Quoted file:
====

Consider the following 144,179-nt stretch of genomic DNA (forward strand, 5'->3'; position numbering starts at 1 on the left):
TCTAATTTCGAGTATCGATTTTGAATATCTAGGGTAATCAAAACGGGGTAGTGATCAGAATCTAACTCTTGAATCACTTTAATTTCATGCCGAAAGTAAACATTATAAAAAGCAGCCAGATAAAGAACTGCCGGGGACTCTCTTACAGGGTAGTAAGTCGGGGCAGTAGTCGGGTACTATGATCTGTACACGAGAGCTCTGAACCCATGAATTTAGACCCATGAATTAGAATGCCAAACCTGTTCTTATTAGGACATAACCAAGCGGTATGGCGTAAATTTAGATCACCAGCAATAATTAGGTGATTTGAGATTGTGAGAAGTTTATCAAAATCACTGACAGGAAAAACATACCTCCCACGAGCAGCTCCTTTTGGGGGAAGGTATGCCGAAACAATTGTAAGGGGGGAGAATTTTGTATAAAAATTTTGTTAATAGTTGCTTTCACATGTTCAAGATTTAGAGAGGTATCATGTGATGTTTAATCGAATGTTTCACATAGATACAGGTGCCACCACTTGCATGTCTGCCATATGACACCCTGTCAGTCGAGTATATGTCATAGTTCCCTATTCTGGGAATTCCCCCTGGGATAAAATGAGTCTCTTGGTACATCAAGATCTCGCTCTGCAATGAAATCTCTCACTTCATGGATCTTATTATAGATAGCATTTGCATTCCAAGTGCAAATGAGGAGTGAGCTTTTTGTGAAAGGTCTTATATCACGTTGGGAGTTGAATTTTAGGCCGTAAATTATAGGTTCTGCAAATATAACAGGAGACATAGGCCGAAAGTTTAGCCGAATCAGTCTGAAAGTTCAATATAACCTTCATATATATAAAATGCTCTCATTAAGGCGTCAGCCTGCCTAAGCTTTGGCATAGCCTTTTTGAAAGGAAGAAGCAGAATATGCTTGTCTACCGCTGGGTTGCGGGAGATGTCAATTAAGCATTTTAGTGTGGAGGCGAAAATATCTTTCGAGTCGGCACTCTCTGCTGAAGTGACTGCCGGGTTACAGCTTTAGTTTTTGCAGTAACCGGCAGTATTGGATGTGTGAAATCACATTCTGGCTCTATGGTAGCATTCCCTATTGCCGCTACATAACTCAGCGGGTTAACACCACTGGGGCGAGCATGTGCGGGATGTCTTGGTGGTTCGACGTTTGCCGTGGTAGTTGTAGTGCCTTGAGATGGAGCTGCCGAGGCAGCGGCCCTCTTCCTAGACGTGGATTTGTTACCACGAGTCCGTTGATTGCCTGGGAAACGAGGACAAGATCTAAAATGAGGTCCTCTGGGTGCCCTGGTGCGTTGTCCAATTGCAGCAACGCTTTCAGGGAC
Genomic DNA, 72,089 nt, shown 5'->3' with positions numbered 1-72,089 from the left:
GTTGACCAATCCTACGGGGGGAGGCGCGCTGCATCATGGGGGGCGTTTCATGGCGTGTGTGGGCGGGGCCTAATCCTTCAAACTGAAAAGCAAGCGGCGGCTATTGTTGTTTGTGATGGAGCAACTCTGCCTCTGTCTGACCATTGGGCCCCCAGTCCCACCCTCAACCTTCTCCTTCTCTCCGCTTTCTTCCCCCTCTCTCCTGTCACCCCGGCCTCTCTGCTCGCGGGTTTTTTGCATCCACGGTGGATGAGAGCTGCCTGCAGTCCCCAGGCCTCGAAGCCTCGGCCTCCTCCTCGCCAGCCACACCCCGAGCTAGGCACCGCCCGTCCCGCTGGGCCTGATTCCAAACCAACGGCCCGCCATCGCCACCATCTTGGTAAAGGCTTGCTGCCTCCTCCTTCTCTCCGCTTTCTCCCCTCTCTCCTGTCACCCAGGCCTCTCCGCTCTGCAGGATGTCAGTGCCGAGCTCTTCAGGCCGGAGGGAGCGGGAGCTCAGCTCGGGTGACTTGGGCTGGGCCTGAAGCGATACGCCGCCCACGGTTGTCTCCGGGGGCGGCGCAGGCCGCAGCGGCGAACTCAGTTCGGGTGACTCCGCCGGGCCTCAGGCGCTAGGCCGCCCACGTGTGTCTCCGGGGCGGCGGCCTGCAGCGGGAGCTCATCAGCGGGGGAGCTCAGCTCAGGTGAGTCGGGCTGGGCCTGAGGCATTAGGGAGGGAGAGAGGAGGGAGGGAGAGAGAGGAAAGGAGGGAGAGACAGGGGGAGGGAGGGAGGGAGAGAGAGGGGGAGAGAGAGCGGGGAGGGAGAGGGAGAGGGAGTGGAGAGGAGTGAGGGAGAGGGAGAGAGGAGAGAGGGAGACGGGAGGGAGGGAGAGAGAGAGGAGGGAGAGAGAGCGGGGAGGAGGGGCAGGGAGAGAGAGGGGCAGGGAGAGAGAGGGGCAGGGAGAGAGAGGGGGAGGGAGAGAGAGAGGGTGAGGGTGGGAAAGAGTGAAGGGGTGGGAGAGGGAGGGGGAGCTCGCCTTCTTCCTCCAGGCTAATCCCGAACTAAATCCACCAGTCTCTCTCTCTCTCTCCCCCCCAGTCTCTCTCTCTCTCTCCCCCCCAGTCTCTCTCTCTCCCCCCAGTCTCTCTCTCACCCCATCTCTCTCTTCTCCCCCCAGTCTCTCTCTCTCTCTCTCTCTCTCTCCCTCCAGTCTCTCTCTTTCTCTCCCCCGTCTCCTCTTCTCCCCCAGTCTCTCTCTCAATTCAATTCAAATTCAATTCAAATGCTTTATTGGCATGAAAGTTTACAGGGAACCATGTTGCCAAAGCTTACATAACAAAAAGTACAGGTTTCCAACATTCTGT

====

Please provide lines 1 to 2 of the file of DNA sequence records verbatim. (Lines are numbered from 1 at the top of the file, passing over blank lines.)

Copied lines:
Consider the following 144,179-nt stretch of genomic DNA (forward strand, 5'->3'; position numbering starts at 1 on the left):
TCTAATTTCGAGTATCGATTTTGAATATCTAGGGTAATCAAAACGGGGTAGTGATCAGAATCTAACTCTTGAATCACTTTAATTTCATGCCGAAAGTAAACATTATAAAAAGCAGCCAGATAAAGAACTGCCGGGGACTCTCTTACAGGGTAGTAAGTCGGGGCAGTAGTCGGGTACTATGATCTGTACACGAGAGCTCTGAACCCATGAATTTAGACCCATGAATTAGAATGCCAAACCTGTTCTTATTAGGACATAACCAAGCGGTATGGCGTAAATTTAGATCACCAGCAATAATTAGGTGATTTGAGATTGTGAGAAGTTTATCAAAATCACTGACAGGAAAAACATACCTCCCACGAGCAGCTCCTTTTGGGGGAAGGTATGCCGAAACAATTGTAAGGGGGGAGAATTTTGTATAAAAATTTTGTTAATAGTTGCTTTCACATGTTCAAGATTTAGAGAGGTATCATGTGATGTTTAATCGAATGTTTCACATAGATACAGGTGCCACCACTTGCATGTCTGCCATATGACACCCTGTCAGTCGAGTATATGTCATAGTTCCCTATTCTGGGAATTCCCCCTGGGATAAAATGAGTCTCTTGGTACATCAAGATCTCGCTCTGCAATGAAATCTCTCACTTCATGGATCTTATTATAGATAGCATTTGCATTCCAAGTGCAAATGAGGAGTGAGCTTTTTGTGAAAGGTCTTATATCACGTTGGGAGTTGAATTTTAGGCCGTAAATTATAGGTTCTGCAAATATAACAGGAGACATAGGCCGAAAGTTTAGCCGAATCAGTCTGAAAGTTCAATATAACCTTCATATATATAAAATGCTCTCATTAAGGCGTCAGCCTGCCTAAGCTTTGGCATAGCCTTTTTGAAAGGAAGAAGCAGAATATGCTTGTCTACCGCTGGGTTGCGGGAGATGTCAATTAAGCATTTTAGTGTGGAGGCGAAAATATCTTTCGAGTCGGCACTCTCTGCTGAAGTGACTGCCGGGTTACAGCTTTAGTTTTTGCAGTAACCGGCAGTATTGGATGTGTGAAATCACATTCTGGCTCTATGGTAGCATTCCCTATTGCCGCTACATAACTCAGCGGGTTAACACCACTGGGGCGAGCATGTGCGGGATGTCTTGGTGGTTCGACGTTTGCCGTGGTAGTTGTAGTGCCTTGAGATGGAGCTGCCGAGGCAGCGGCCCTCTTCCTAGACGTGGATTTGTTACCACGAGTCCGTTGATTGCCTGGGAAACGAGGACAAGATCTAAAATGAGGTCCTCTGGGTGCCCTGGTGCGTTGTCCAATTGCAGCAACGCTTTCAGGGAC